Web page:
Ties are uncommon in American Sports. Now, of course they happen in the NHL, or at times in the NFL — such as the exhilarating Cleveland Browns vs Pittsburgh Steelers earlier this season — but most tied games will have a winner by the end of overtime.
Though it can sometimes take not one, not two, but three overtimes to separate two teams.
A decade ago, in 2006, back when I lived in New York City with my parents and brother, my father’s side of the family visited us from France for Christmas.
It was my duty to find tickets for the eight of us to watch the New York Knicks vs the Detroit Pistons in the world’s most famous arena, the Madison Square Garden.
Unfortunately, at Christmas time, tourists want to watch a game at the Garden in numbers, so tickets are not only scarce, but expensive. I browsed StubHub and, surprisingly, I managed to find eight of them in the last row of the stadium.
It didn’t matter where the seats were, we had our one-way ticket to the Mecca in our hands, ready to live the experience of a lifetime.
The long anticipation to watch the Knickerbockers was finally over as game night had arrived. Once we entered the arena, the adrenaline was pumping.
We stood on the escalator to access the top level, but the wait was insufferable. Instead my cousins and I sprinted up the stairs as fast as toddlers run to the Christmas tree on Christmas morning to open their presents.
We had made it. We were in our seats. I was rocking my Channing Frye jersey, while we wore orange and blue foam fingers stating the phrase; ‘number 1 fans.’
The one thing we all had in common though was a Knicks orange Christmas hat on our heads ready to cheer them on.
The Knicks were underdogs in this match. Plus, while the opponents weren’t the bad boys Pistons of old, it was still a Pistons team composed of Rip Hamilton and Chauncey Billups — two key components of their 2004 championship team. Let’s just say the chances of a Knicks victory were slim.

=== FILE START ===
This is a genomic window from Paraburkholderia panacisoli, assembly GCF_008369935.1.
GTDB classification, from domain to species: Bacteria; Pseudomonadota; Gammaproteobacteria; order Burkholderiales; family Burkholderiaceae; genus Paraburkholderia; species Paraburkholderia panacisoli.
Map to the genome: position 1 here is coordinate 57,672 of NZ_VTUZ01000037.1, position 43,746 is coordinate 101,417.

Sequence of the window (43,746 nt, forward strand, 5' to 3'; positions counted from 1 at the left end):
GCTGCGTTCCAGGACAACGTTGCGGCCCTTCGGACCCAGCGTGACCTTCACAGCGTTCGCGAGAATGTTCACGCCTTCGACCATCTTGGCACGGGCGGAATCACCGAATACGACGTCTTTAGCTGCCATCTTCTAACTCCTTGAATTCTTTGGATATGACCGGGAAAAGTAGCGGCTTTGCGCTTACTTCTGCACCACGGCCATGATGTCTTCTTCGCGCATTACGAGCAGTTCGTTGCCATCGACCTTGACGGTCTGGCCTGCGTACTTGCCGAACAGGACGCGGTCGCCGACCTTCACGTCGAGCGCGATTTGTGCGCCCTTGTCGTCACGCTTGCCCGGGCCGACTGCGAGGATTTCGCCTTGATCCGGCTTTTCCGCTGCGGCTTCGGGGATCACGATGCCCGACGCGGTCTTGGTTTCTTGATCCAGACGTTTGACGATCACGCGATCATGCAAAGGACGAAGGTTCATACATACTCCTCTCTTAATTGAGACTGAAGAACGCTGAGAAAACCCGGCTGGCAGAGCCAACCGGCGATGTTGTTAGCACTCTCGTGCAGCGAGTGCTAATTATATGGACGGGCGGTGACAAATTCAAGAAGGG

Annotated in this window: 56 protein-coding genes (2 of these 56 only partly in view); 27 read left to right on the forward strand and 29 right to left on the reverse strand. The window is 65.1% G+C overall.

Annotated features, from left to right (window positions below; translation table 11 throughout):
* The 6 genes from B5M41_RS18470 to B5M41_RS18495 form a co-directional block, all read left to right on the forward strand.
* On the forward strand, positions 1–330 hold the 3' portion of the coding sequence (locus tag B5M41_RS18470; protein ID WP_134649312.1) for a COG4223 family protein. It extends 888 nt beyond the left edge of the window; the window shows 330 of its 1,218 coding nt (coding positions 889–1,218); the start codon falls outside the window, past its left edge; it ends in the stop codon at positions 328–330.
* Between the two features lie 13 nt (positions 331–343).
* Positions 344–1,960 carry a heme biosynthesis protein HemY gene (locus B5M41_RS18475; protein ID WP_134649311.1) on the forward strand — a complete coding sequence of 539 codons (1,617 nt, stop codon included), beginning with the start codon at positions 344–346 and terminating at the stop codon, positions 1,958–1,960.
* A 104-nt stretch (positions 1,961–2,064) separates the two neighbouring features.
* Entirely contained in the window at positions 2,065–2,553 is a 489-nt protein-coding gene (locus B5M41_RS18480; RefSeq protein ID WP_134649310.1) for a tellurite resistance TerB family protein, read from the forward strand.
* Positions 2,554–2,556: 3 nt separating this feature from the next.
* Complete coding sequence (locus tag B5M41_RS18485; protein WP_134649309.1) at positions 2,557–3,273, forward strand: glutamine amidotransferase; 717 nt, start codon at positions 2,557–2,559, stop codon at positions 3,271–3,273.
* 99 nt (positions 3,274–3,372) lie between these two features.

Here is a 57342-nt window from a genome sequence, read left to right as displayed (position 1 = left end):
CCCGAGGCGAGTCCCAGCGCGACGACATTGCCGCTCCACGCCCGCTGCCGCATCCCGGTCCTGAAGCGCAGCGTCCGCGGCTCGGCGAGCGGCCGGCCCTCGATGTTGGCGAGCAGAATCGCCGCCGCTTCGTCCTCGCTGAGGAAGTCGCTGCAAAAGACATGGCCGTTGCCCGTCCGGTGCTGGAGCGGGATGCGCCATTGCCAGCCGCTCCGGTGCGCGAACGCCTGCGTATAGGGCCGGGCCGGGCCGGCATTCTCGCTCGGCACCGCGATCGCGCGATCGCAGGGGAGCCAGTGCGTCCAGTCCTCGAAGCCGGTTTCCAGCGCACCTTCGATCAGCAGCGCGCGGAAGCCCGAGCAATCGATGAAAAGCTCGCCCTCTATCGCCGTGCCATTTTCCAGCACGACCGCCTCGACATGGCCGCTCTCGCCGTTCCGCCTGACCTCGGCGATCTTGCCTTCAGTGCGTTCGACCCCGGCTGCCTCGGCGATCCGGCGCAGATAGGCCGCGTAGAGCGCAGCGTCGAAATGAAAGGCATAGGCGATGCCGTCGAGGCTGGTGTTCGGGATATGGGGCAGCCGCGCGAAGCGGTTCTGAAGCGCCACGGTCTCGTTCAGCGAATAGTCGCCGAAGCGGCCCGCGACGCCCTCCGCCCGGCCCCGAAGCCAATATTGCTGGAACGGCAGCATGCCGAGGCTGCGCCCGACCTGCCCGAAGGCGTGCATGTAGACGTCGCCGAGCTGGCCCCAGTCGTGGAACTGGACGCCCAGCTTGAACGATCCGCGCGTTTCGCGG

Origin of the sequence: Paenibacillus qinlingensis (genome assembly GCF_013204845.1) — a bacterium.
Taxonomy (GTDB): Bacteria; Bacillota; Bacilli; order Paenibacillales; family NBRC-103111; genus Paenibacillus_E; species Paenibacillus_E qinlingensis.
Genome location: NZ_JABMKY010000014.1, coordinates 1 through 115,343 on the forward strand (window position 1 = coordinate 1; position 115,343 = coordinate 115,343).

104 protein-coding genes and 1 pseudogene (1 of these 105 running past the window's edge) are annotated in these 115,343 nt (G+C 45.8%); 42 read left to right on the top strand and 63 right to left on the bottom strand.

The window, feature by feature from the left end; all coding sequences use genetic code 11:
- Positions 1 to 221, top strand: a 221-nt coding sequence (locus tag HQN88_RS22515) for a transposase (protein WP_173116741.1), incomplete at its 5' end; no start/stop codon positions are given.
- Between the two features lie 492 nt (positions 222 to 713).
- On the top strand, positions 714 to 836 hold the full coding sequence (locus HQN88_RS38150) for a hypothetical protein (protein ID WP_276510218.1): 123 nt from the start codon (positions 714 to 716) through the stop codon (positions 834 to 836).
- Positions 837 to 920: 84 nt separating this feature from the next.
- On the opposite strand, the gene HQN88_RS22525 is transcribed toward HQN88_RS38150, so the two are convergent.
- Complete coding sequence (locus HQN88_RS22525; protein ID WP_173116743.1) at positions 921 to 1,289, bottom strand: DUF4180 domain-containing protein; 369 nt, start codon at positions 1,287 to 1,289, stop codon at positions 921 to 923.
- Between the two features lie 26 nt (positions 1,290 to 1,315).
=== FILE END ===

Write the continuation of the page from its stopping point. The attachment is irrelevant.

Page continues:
Nevertheless, with ten seconds left in the game, the Knicks were up by three, and the chants of ‘de-fense’ erupted in the Garden crowd. Among the brouhaha, Carlos Delfino unleashed a contested three pointer that hit nothing but net. The crowd was stunned, the game was tied, 122 to 122.
But there were still five seconds left in regulation. Could this actually happen? Could we witness a Knicks buzzer beater at the Garden?
Jamaal Crawford — the Knicks shooting guard — brought the ball up the court, before beating his man off the dribble to take a wide-open mid-range jumper.
The crowd went silent before a collective ‘ugh’ resonated through the Garden as Crawford missed the shot. The game was heading to overtime.
While we all wanted the Knicks to win, I couldn’t help but cheer for Rip Hamilton. Indeed, with five more minutes of basketball to play, Hamilton had a chance to score 50 points.
The last player from an opposing team to drop 50 at the Garden was no other than the legend himself — Michael Jordan — widely viewed by many as the best basketball player of all-time.
Unfortunately, with overtime coming to a close, the game was tied and Billups — otherwise known as Mister Big Shot — had the ball in his hands. At that moment, it felt like the Knicks were on their way to defeat, while Rip Hamilton was going to fall just short of the 50-point mark.
With two seconds left on the game-clock, Billups launched a deep three, and the Garden exploded: Billups had missed. Not only was Hamilton’s 50-point game back on track, but the Knicks had a chance at victory in double overtime.
With one minute, fifteen left in double-overtime, Hamilton knocked down a long-range jumper to bring his total points up to 51. My cousins, my uncle, my brother, my dad, and I all looked at each other — astonished.
Could this night get any better?
The Knicks were in trouble, down 134 to 130 with 17 seconds left. It was fair to say, they would now need a ‘Christmas miracle’ to pull this one out of the bag.
Moments later, the Knicks had possession and a two-point deficit with the clock showing five seconds remaining. The Pistons double-teamed Crawford.
He reacted promptly as he passed the ball to Frye who caught the ball with less than two seconds left. Frye released his shot. The fans held their breath, and three distinct sounds ensued.
The first was the sound of the buzzer going off as time expired, the second was the sound of the ball swiftly hitting the net and the third was the sound of an explosion as 18,000 fans yelled at the top of their lungs. The game was headed to triple overtime.
Ultimately, Frye’s shot at the buzzer changed the momentum of the match once and for all. The Knicks finally detached themselves from the Pistons to emerge victorious 151 to 145.
After one buzzer-tying bucket, two missed buzzer beaters, three overtimes, and a 51-point performance, we were thankful most American sports don’t do ties.